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  #1 (permalink)  
Old 02-01-2009, 07:34 PM
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Finishing Touches on New Workshop

This is the finishing touches to an old thread titled Starting New Work Shop. Move in to the Automotive End is next Tuesday, weather permitting. Here are some of the final pictures involving installing the boiler and pumps for in-floor heat, the finished office and coating the garage floor. A lot of work and expense went into the coating, but there are some good reasons for me to bear this added burden of expense, time and labor. At 70 years young, my eyesight gets dimmer every year and the fingers get stiffer and stiffer, causing lots of dropped nuts, bolts, screws, washers and small parts. I have to spend too much time looking for them on grungy, dark concrete. I am sort of a clean freak, so the dirt and grime shows up readily and this drives me to cleaning more often which is a good thing. And at the end of the day, I know I will have accomplished more and not near as stressed when I call it a day. Notice how light it is in the shop with no lights on. The sky lights have far exceeded my expectations, making the great lights only required for very cloudy days and after the sun is almost set. There is one picture with the overheads on and it was pouring the rain when that was taken.

Here are pics of the Boiler installation. Sorry the Pics are not in sequence. The fourth pic is what I had ready for the heating guys to finish the install (they had laid all the tubes back in early June, just before the pouring of the slab). The first picture is the propane fired boiler that provides the heating. The two PVC tubes are the fresh air inlet and the exhaust. The second picture show the manifolds hooked to the tubes and the 15 gallon hot water heater (electric), all the copper plumbing and the main circulating pump (on the floor next to the water heater). The fifth picture includes the boiler with the gas hooked up. The third picture is the complete system, but the two zone pumps are not hooked up. The red tubes are for hot water and blue tubes are cold water.

Trees
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Old 02-01-2009, 07:53 PM
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Here are pics of the finished office with some of the basic furniture installed.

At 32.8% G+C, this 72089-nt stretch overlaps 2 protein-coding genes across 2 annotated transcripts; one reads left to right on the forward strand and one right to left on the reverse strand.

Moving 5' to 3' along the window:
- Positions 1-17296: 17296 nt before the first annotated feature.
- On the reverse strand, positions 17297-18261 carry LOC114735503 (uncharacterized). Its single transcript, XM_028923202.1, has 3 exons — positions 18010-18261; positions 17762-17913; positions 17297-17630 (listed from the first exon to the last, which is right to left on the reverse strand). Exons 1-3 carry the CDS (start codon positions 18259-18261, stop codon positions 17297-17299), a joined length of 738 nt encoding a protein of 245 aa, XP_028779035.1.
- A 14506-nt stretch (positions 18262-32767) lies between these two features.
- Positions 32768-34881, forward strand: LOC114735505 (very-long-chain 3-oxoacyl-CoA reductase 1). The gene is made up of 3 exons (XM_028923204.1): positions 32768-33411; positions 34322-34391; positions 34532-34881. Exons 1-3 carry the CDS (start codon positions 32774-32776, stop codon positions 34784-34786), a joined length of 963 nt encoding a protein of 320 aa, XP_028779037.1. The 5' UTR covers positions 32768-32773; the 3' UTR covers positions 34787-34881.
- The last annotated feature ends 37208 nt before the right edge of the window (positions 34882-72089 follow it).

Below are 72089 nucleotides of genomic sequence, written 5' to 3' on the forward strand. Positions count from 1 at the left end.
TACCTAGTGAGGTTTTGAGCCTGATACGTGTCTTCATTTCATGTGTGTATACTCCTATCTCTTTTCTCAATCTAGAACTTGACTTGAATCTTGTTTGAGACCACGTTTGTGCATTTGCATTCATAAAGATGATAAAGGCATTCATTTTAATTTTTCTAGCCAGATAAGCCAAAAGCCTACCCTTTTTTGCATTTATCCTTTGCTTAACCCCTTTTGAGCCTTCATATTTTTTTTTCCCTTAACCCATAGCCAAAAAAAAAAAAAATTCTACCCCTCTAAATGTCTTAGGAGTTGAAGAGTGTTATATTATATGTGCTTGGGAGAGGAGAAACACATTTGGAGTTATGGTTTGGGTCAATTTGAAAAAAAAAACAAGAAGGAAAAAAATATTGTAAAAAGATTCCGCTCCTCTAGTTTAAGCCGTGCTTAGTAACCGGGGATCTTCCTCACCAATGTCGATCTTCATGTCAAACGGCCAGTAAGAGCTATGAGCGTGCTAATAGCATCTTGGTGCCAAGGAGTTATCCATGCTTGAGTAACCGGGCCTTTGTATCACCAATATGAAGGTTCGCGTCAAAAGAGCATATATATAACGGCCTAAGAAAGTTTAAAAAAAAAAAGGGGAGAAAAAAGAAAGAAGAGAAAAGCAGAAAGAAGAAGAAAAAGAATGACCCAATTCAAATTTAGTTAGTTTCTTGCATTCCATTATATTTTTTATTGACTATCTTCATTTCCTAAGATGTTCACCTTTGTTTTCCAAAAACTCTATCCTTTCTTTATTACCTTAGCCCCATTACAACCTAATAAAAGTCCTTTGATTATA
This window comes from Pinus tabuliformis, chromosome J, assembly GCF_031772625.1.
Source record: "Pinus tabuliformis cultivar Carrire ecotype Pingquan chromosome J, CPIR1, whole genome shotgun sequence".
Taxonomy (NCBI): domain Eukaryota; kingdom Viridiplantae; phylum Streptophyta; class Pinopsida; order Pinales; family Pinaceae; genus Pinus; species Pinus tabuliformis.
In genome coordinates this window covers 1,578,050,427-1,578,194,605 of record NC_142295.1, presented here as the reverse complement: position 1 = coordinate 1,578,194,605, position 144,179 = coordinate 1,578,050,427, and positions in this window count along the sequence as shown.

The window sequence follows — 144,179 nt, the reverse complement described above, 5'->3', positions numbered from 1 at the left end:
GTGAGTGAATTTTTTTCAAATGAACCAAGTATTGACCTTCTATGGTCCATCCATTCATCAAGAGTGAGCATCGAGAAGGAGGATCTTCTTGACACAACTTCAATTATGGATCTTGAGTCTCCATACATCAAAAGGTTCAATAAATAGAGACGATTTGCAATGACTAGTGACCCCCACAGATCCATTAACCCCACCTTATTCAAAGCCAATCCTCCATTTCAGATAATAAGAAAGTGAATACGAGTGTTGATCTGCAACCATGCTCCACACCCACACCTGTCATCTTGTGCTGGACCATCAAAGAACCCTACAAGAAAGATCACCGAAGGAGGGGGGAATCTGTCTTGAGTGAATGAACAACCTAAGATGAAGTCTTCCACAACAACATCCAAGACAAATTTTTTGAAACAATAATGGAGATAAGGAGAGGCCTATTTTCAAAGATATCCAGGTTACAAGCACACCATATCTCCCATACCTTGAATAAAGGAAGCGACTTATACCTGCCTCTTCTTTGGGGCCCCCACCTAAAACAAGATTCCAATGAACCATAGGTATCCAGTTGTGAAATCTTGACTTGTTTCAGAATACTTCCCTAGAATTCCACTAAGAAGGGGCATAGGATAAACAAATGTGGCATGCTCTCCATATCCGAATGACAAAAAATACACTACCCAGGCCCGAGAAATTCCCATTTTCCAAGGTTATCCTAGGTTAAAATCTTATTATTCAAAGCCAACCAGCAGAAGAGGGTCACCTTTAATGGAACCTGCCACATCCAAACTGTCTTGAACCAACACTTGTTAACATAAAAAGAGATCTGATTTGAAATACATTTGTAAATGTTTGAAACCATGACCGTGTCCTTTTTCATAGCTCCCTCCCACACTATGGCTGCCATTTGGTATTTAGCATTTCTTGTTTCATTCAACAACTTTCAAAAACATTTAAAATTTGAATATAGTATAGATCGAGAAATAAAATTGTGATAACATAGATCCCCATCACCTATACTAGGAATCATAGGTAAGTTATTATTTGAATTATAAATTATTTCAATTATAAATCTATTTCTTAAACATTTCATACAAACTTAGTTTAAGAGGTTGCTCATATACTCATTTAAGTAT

Obviously, the first picture is of the Crapper. The second pic is my sons drafting table (furniture and upholstery design). Third is my desk and the last is looking out over the garage floor before starting the coating process.

Trees
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Old 02-01-2009, 08:02 PM
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That's a great looking shop you have there.One day I'll have one that nice.
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Old 02-01-2009, 08:04 PM
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Very nice job, trees! Congrats to you and your son on the new hangout! Now get to work..... J/K!




In a while, Chet.
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Old 02-01-2009, 08:38 PM
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After seeing the work that Rogers55 did on his garage floor and referring to his links to Wolverine Coatings, I decided to go with them vice Tenant, which is very similar in application process, near the same price, but uses one half the materials. I cleaned every thing out, swept the floor, used a leaf blower to blow it out and then used a wet or dry shop vacuum to get the floor as clean as possible. I then used a hooked wire on a broom handle to loosen up the garbage in the expansion joints and vacuumed them out. Next, I applied Sea Wash to remove any oils that may have dribbled onto the new concrete through the building processes. Then I rinsed for an hour or so and allowed to dry over night. Then I used Muratic Acid to etch the concrete. The first coverage was with 3 parts water and 1 part acid, but I was not happy with the results and did it again with 2 parts water and 1 part acid, which really did great. I then rinsed for about 2 hours and did a taste test to make sure it was clean enough. The heat was turned on the second day after rinsing so it was dry enough for the primer coat. It was to go on about 5 mils thick (about the thickness of a medium thick sheet of clear/black plastic). We had 6 gallons to cover 1400 sq ft so we used a notched trowel (3/32 inch) to do a rough spread and a 19inch roller to smooth it out. After 24 hours of drying, we then applied the top coat (color) and we used 12 gallons to cover the 1400 sq ft. This went on at about 18 mils thickness, using another notched trowel of 1/8th inch with more space between notches. Again the 19 inch roller was used for uniformity. 24 hours later, we put on the final clear coat (6 gallons, 6 mils) and we are ready to move in after 72 hours of cure time.